Reading a good community newspaper will improve lives of readers
The Crossroads Chronicle’s March 20 edition embodies what I love about The Chronicle, and the value of community newspapers.
There were three nuggets in there that really caught my attention:
• First I was struck by the survey results regarding the U.S. Forest Service plan to “manage” old-growth forest in Jackson county. To have 477 votes was an extraordinary level of public response, given that the typical number ranges around 40 to 60.
But even more striking was the 95 percent level of consensus against the USFS plan, representing a landslide majority of people in this community who are not buying the USFS arguments. That weekly survey tool, though simple, does offer a unique way to take the pulse of this community and I really hope USFS has seen this Chronicle data.
Given that the USFS motto is “Caring for the land and serving the people,” I have to wonder how officials could plan to proceed in the face of this magnitude of opposition by the people who are most directly affected.
• Then, on a lighter note, I was also struck by the stories on “futsal” and “Newspapers in Education.” I had no idea futsal at the Cashiers-Glenville Recreation Center had become so popular, and I was excited to learn how that program is bridging across many elements of our diverse community -- particularly how our Latino neighbors, who contribute in so many important ways, are helping to drive this valuable program that serves to bring people together while also encouraging us to stay in shape during the winter!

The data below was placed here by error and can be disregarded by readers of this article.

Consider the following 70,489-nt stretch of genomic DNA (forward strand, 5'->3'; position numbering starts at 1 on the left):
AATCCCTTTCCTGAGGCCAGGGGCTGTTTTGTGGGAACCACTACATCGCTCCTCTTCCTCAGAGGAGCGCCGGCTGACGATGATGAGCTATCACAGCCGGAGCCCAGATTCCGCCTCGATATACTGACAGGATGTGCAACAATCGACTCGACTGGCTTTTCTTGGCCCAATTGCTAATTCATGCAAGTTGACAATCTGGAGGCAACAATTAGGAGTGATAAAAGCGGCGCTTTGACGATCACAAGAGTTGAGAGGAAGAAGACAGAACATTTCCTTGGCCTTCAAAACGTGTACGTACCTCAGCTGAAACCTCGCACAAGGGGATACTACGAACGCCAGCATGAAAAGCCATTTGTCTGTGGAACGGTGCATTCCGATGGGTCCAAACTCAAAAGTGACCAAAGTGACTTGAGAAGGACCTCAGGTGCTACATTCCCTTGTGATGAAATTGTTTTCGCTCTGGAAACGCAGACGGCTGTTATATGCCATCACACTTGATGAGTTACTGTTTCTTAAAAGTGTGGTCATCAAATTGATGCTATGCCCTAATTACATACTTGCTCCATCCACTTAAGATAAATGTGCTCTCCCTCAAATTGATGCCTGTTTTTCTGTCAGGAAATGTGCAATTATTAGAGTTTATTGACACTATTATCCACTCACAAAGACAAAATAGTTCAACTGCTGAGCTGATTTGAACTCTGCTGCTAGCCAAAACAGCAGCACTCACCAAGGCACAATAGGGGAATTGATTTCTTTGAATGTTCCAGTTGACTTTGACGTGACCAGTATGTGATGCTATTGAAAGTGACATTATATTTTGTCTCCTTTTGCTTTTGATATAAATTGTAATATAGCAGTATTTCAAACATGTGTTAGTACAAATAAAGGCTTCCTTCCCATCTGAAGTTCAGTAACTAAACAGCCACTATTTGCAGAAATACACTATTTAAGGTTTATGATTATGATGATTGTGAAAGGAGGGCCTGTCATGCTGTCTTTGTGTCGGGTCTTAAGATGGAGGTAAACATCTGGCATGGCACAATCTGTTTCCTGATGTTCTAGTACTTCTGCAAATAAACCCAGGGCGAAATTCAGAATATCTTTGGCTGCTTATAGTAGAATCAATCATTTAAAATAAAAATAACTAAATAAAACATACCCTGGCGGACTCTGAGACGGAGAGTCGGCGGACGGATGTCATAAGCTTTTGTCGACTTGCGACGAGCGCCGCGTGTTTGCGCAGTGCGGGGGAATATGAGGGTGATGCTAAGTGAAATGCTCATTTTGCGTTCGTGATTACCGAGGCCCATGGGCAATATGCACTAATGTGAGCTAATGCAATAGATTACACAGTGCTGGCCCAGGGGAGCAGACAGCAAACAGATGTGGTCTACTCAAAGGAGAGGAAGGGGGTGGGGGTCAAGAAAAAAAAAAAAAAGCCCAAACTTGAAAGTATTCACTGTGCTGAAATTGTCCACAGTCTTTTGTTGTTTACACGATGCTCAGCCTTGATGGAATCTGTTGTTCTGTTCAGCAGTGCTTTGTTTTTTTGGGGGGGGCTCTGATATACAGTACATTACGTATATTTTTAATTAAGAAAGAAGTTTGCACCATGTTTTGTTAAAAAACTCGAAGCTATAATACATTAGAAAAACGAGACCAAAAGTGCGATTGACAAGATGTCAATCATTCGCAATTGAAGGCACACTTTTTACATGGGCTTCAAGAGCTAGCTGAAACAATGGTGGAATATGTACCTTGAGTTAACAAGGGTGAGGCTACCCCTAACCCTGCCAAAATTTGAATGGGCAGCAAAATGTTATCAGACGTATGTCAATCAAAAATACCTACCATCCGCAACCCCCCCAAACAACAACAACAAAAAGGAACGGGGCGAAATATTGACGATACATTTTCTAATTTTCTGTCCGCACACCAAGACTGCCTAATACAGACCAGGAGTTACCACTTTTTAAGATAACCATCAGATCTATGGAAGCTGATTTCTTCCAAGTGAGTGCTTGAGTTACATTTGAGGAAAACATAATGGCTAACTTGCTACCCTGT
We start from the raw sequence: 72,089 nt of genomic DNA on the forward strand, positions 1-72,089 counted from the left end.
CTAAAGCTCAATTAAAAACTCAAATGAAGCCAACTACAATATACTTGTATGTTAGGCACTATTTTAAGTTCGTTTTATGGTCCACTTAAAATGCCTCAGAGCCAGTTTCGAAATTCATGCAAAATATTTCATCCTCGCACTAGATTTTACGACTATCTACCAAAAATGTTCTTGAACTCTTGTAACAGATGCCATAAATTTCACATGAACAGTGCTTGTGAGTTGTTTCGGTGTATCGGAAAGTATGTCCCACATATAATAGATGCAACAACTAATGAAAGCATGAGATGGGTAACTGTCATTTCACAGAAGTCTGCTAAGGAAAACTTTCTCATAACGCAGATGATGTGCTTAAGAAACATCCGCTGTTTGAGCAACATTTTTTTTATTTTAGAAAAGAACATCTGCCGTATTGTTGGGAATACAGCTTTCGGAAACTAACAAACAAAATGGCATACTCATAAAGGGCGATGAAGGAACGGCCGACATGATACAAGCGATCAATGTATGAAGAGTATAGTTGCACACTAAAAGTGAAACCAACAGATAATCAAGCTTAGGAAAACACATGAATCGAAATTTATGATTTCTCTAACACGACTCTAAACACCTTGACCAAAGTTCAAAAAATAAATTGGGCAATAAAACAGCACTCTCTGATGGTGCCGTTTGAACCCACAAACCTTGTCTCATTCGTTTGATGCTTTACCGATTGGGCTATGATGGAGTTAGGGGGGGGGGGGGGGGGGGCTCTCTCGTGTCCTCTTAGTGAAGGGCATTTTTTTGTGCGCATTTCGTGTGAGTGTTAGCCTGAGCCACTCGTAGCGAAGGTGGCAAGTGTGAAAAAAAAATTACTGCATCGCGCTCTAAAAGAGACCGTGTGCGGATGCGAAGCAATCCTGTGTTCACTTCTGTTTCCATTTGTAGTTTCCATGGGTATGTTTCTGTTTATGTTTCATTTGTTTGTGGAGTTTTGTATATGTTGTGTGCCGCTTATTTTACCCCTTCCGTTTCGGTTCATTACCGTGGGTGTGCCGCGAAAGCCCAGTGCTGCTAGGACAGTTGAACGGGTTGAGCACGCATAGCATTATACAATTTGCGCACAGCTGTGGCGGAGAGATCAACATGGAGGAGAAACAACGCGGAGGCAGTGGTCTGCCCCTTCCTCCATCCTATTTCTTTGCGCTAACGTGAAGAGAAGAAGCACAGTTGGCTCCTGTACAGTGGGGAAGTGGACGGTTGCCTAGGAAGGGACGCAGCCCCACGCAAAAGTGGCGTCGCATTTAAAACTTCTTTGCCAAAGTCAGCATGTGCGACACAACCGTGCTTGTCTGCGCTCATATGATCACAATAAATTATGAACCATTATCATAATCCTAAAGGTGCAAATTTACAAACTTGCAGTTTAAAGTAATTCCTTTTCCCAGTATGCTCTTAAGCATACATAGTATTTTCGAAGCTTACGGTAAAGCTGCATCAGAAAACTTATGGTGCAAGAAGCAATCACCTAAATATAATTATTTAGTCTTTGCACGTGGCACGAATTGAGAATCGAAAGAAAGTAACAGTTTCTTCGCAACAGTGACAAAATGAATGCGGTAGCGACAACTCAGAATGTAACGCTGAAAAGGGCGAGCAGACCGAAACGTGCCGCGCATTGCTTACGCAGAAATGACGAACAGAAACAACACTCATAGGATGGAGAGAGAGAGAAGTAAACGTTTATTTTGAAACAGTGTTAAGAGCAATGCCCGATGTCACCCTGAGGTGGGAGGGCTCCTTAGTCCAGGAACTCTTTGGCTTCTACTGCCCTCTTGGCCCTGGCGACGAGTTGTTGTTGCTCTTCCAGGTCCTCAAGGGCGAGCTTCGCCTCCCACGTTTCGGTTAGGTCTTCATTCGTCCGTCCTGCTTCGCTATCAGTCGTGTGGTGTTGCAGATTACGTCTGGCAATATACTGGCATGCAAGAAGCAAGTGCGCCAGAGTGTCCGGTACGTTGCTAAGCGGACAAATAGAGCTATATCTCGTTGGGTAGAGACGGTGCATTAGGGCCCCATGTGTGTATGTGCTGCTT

• Finally, it was fun to see the artwork of the students from Blue Ridge School who designed the many ads -- all springing from the support of the sponsoring businesses and the Chronicle, enabling the students to experiment, test their creativity, and become more familiar with journalism and the power of public discourse.
Imagine -- three meaningful programs in one issue serving to (a) shine light on the value of responsible journalism while engaging our young people, (b) bring our diverse community together in playful and healthy ways, and (c) offer a unique channel for meaningful public debate on how to care for our critical natural resources – wow!
Well done, Chronicle, keep it up.
The above is just a sample of the hyper-focused on southern Jackson County area items you'll find every week, ONLY in the Crossroads Chronicle! For the savings and convenience of home delivery, sign up by calling 828-743-5101, ext. 201.